• Give your child opportunities to interact with nature. Use a birdseed bin to create a bird sanctuary, allowing your child to experience not just the joy of birdwatching, but also the various textures of seeds and the use of buckets, cups, and shovels. Start a garden, perhaps growing vegetables, or maybe just planting flowers that will attract birds and butterflies.
    • Build an accessible space. Consider your child’s special needs, as well as the needs of other children who will play in your back yard, and design areas in your backyard that will facilitate inclusive play.
    • Make your back yard both fun and safe. For any child, safety measures like fences are a necessity. For children with ASD, it’s also important to create a space where they can feel safe if they feel overstimulated, like a play tunnel, a tent, or a clubhouse. Reducing noise can also be beneficial.

    If your child has been diagnosed with Autism Spectrum Disorder, STAR of CA is here to offer support. Founded in 2006, we provide behavioral and psychological services to people with ASD and related disorders in a nurturing environment that offers support for the entire family. We love what we do, and are devoted to improving lives through focused, caring services. You can contact us through our website or by calling 805.588.8896.

  • Helping Your Child with Autism Thrive

    If your child has recently been diagnosed with autism spectrum disorder (ASD), you may be worried, wondering what will happen next.  While ASD is not something that people grow out of, there are many treatments and therapies that can help your child build skills and overcome developmental challenges. Assistance is available, from free government services to in-home behavioral therapy to school-based programs, and you can find ways to help your child learn, grow, and thrive. Be proactive about your child’s treatment, seeking help as soon as you suspect there’s an issue. Early intervention is important in successful treatment of autism. Learn as much as you can, not just about autism, but about your child, and learn to appreciate your child’s individuality and the things that make him or her unique. Then, employ these tips to help your child thrive:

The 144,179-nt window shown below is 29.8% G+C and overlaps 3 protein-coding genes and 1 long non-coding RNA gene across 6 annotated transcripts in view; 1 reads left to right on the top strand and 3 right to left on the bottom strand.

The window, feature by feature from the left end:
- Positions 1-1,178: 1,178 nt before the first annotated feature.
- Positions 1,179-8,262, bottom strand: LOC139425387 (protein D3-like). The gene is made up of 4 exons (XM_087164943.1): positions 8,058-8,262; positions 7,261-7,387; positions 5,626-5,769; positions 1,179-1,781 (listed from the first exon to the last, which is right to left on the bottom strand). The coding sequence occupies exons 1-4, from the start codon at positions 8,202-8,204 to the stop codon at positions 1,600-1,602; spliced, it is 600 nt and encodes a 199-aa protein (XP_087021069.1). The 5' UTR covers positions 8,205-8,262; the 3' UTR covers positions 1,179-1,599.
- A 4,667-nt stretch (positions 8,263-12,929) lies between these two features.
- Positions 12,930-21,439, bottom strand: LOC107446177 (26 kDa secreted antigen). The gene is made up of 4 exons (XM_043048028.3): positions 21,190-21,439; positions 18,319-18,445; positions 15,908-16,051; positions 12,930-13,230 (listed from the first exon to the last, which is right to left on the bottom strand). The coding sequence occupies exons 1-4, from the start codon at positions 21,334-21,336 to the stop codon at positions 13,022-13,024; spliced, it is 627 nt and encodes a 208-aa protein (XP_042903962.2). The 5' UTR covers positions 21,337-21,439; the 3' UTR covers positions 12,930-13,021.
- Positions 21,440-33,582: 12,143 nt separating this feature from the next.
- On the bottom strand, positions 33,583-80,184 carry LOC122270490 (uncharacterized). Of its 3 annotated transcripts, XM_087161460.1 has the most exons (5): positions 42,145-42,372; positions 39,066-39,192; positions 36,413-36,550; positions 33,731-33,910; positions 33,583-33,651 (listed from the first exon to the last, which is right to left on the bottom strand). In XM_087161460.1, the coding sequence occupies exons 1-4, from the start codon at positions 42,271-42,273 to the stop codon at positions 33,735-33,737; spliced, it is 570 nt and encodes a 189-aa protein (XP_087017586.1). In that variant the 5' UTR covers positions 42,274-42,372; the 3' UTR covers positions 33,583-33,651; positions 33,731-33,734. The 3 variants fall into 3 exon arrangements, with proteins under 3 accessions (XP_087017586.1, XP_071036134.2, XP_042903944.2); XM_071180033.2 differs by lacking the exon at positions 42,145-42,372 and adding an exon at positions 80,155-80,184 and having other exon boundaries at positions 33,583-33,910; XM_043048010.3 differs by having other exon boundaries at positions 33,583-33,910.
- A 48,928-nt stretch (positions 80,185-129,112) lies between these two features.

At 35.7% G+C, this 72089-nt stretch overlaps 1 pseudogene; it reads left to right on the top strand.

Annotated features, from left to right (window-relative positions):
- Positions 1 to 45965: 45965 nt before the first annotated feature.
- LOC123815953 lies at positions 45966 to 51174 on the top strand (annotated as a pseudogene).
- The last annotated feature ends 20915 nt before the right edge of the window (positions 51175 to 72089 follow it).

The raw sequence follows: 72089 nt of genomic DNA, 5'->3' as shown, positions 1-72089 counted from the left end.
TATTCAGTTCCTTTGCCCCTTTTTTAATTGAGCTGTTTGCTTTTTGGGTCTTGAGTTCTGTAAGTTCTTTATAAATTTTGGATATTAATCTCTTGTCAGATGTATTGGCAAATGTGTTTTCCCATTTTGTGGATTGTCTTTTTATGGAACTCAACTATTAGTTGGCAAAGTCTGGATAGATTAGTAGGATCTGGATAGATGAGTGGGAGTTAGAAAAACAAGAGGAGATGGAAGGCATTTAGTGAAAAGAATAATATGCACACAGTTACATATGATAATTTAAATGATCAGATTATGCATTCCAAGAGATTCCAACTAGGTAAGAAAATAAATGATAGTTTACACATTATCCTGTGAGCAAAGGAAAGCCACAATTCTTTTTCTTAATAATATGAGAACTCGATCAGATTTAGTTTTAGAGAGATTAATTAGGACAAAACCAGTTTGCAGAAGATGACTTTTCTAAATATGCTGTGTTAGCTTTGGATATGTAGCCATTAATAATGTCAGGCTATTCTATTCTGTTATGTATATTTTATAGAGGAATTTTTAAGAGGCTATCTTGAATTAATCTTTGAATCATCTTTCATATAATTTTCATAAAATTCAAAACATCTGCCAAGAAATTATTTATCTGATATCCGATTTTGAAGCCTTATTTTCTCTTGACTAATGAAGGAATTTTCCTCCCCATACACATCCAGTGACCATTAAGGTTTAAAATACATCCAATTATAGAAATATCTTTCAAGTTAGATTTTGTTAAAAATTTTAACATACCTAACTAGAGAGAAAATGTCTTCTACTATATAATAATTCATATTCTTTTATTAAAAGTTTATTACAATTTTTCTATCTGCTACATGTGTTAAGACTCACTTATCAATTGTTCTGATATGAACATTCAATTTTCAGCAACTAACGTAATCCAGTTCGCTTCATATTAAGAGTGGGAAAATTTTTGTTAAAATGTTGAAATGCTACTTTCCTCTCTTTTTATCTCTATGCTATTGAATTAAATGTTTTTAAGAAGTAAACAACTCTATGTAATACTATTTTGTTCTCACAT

• Provide consistent structure. Know what your child’s teachers and therapists are doing, so that you can create a sense of continuity at home, helping your child transfer techniques from one environment to another. Keep your child’s schedule highly-structured, and try to minimize disruptions to the routine. Be consistent in dealing with challenging behavior, and offer positive reinforcement for good behavior.
    • Connect with your child nonverbally. Your voice, touch, and body language are all important, and by learning your child’s nonverbal cues, you’ll be better able to communicate. Be observant, and you’ll be able to pick up on your child’s cues and what they indicate. Look for the motivation behind challenging behaviors, and you’ll be better at managing them. Remember that your child with ASD is still a child, and make sure you’re finding time to have fun together. Be aware of your child’s sensory sensitivities, understanding that some children with ASD are hypersensitive to sensory stimuli, while others are under-sensitive. By understanding your child’s responses, you’ll be better able to anticipate and prevent difficult situations.
    • Find a treatment plan that fits your child. A good plan will build on your child’s interests, teach tasks through simple steps, offer a predictable schedule, provide highly structured activities that actively engage your child, include regular behavior reinforcement, and involve the parents.
    • Seek support. In addition to finding support for your child, look for ASD support groups, respite care, and individual, marital, or family counseling. For your child, be aware that children with ASD are eligible for a range of free or low-cost government services, including early intervention for very young children and special education services for children over three.

    If your child has been diagnosed with Autism Spectrum Disorder, STAR of CA is here to offer support. Founded in 2006, we provide behavioral and psychological services to people with ASD and related disorders in a nurturing environment that offers support for the entire family. We love what we do, and are devoted to improving lives through focused, caring services. You can contact us through our website or by calling 805.588.8896.

  • 11 Tips for New Autism Parents

    Has your child been diagnosed with autism spectrum disorder (ASD)? The good news is that the diagnosis offers a certain relief: you now know what’s going on. What’s next? We have a few tips.